“Once a man and his wife were sitting outside the front door with a roast chicken before them which they were going to eat between them. Then the man saw his old father coming along and quickly took the chicken and hid it, for he begrudged him any of it. The old man came, had a drink, and went away.
Now the son was about to put the roast chicken back on the table, but when he reached for it, it had turned into a big toad that jumped in his face and stayed there and didn’t go away again.
And if anybody tried to take it away, it would give them a poisonous look, as if about to jump in their faces, so that not one dared touch it. And the ungrateful son had to feed the toad every day, otherwise it would eat part of his face. And thus he went ceaselessly hither and yon about in the world.”
Brothers Grimm, “The Ungrateful Son” ♣found in 'The Gift' by Lewis Hyde (Vintage Books, 1979)
The spirit wore a festive green dress with a tight, corseted bodice, which lifted her bosom up like a gift for the world. But she wasn’t that generous. She got our attention and she made us fly, even though we didn’t really want to fly; it wasn’t something any of us had dreamed of. Up we went, rising, floating, and we were completely relaxed, no matter how high she took us. When she brought us back down, she spoke of her brothers and sisters, who are competitive and accomplished, even famous. She said they are accustomed to a numbness that makes her feel like an only child.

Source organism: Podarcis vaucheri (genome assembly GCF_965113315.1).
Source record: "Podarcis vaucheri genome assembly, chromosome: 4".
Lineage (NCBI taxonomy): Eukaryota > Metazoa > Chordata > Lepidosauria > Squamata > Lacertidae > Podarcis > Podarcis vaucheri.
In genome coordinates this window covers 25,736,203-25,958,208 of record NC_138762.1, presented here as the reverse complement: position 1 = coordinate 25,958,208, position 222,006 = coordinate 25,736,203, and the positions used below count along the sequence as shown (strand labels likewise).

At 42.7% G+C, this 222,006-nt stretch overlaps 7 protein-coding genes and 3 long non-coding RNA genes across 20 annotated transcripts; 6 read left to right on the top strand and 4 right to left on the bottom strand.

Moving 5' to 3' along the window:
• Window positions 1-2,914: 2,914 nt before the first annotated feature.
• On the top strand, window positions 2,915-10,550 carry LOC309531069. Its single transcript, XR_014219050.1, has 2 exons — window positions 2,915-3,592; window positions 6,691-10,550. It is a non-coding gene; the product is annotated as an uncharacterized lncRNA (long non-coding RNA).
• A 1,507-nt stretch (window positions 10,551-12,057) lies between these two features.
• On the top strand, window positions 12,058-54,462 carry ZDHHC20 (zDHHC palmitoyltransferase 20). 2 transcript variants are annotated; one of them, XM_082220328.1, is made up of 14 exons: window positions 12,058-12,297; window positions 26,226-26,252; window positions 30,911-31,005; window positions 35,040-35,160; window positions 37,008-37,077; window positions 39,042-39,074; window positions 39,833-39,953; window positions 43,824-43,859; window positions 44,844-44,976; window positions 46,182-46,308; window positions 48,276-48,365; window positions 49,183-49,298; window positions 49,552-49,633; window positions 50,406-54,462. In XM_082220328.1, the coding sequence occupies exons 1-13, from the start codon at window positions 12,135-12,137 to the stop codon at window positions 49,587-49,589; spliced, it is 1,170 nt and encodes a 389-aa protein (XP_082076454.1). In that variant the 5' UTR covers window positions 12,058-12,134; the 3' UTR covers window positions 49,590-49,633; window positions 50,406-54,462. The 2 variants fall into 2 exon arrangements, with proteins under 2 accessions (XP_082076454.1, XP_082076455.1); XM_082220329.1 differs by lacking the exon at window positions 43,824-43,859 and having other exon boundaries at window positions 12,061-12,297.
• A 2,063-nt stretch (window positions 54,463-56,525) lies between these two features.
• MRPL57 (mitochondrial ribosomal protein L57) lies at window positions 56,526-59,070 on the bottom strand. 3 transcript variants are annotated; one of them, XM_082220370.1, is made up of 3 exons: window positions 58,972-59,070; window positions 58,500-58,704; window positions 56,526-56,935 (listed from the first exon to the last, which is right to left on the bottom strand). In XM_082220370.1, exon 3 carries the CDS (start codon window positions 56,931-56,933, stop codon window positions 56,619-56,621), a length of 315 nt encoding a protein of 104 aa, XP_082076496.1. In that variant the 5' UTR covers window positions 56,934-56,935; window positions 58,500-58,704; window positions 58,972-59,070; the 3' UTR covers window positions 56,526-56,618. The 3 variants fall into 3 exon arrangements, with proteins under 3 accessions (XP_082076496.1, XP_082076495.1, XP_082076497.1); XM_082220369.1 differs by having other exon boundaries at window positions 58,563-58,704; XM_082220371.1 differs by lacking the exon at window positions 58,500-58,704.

“I’m going to show you the future,” she told us. “I think you can handle it.”
And we could handle it. We did handle it. We never flew again, of course, but we have other pleasures. I later learned that we hadn’t been flying at all. She had attached wires to our wrists and ankles. It was all mechanical, easily arranged. Puppetry.
film clip is from The Year Without a Santa Claus, c. 1974
music is the song Alone Again Or by Love